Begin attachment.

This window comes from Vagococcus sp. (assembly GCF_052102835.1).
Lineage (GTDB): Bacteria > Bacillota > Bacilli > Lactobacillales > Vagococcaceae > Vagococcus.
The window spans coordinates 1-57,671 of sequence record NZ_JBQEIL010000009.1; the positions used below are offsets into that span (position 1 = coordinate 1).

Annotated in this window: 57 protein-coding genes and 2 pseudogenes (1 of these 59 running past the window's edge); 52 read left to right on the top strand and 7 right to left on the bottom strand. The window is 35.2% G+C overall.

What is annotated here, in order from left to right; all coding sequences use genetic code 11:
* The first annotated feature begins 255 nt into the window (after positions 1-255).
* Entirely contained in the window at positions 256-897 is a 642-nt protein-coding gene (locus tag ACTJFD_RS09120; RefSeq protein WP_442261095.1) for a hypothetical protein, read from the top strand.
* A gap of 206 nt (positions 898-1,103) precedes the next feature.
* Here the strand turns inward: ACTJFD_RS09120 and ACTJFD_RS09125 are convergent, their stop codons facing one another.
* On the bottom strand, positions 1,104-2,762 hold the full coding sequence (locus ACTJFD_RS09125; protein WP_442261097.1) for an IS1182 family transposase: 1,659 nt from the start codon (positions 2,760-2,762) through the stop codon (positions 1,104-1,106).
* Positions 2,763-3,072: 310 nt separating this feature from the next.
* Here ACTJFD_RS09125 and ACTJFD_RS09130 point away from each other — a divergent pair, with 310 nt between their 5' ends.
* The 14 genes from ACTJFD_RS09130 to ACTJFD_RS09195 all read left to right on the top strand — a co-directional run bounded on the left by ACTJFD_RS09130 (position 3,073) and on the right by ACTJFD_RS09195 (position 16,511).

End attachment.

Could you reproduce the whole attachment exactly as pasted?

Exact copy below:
This window comes from Vagococcus sp. (assembly GCF_052102835.1).
Lineage (GTDB): Bacteria > Bacillota > Bacilli > Lactobacillales > Vagococcaceae > Vagococcus.
The window spans coordinates 1-57,671 of sequence record NZ_JBQEIL010000009.1; the positions used below are offsets into that span (position 1 = coordinate 1).

Annotated in this window: 57 protein-coding genes and 2 pseudogenes (1 of these 59 running past the window's edge); 52 read left to right on the top strand and 7 right to left on the bottom strand. The window is 35.2% G+C overall.

What is annotated here, in order from left to right; all coding sequences use genetic code 11:
* The first annotated feature begins 255 nt into the window (after positions 1-255).
* Entirely contained in the window at positions 256-897 is a 642-nt protein-coding gene (locus tag ACTJFD_RS09120; RefSeq protein WP_442261095.1) for a hypothetical protein, read from the top strand.
* A gap of 206 nt (positions 898-1,103) precedes the next feature.
* Here the strand turns inward: ACTJFD_RS09120 and ACTJFD_RS09125 are convergent, their stop codons facing one another.
* On the bottom strand, positions 1,104-2,762 hold the full coding sequence (locus ACTJFD_RS09125; protein WP_442261097.1) for an IS1182 family transposase: 1,659 nt from the start codon (positions 2,760-2,762) through the stop codon (positions 1,104-1,106).
* Positions 2,763-3,072: 310 nt separating this feature from the next.
* Here ACTJFD_RS09125 and ACTJFD_RS09130 point away from each other — a divergent pair, with 310 nt between their 5' ends.
* The 14 genes from ACTJFD_RS09130 to ACTJFD_RS09195 all read left to right on the top strand — a co-directional run bounded on the left by ACTJFD_RS09130 (position 3,073) and on the right by ACTJFD_RS09195 (position 16,511).